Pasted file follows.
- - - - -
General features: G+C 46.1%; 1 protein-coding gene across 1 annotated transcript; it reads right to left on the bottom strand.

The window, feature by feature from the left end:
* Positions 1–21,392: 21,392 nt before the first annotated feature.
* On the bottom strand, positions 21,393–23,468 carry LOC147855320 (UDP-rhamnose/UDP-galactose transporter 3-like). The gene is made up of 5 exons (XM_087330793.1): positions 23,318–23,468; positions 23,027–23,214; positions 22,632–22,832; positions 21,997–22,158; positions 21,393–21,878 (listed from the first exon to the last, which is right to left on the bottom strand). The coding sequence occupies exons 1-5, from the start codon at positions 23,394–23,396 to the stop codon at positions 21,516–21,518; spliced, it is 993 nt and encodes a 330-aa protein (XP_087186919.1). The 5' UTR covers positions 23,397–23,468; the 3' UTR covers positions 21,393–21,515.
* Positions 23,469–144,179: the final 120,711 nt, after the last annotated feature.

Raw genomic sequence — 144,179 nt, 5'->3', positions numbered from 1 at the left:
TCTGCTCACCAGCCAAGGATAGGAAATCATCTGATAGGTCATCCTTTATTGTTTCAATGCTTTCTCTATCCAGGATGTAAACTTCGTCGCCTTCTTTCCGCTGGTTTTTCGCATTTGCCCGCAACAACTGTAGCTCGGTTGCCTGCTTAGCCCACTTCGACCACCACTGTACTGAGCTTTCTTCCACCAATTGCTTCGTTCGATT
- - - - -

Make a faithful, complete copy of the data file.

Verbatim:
General features: G+C 46.1%; 1 protein-coding gene across 1 annotated transcript; it reads right to left on the bottom strand.

The window, feature by feature from the left end:
* Positions 1–21,392: 21,392 nt before the first annotated feature.
* On the bottom strand, positions 21,393–23,468 carry LOC147855320 (UDP-rhamnose/UDP-galactose transporter 3-like). The gene is made up of 5 exons (XM_087330793.1): positions 23,318–23,468; positions 23,027–23,214; positions 22,632–22,832; positions 21,997–22,158; positions 21,393–21,878 (listed from the first exon to the last, which is right to left on the bottom strand). The coding sequence occupies exons 1-5, from the start codon at positions 23,394–23,396 to the stop codon at positions 21,516–21,518; spliced, it is 993 nt and encodes a 330-aa protein (XP_087186919.1). The 5' UTR covers positions 23,397–23,468; the 3' UTR covers positions 21,393–21,515.
* Positions 23,469–144,179: the final 120,711 nt, after the last annotated feature.

Raw genomic sequence — 144,179 nt, 5'->3', positions numbered from 1 at the left:
TCTGCTCACCAGCCAAGGATAGGAAATCATCTGATAGGTCATCCTTTATTGTTTCAATGCTTTCTCTATCCAGGATGTAAACTTCGTCGCCTTCTTTCCGCTGGTTTTTCGCATTTGCCCGCAACAACTGTAGCTCGGTTGCCTGCTTAGCCCACTTCGACCACCACTGTACTGAGCTTTCTTCCACCAATTGCTTCGTTCGATT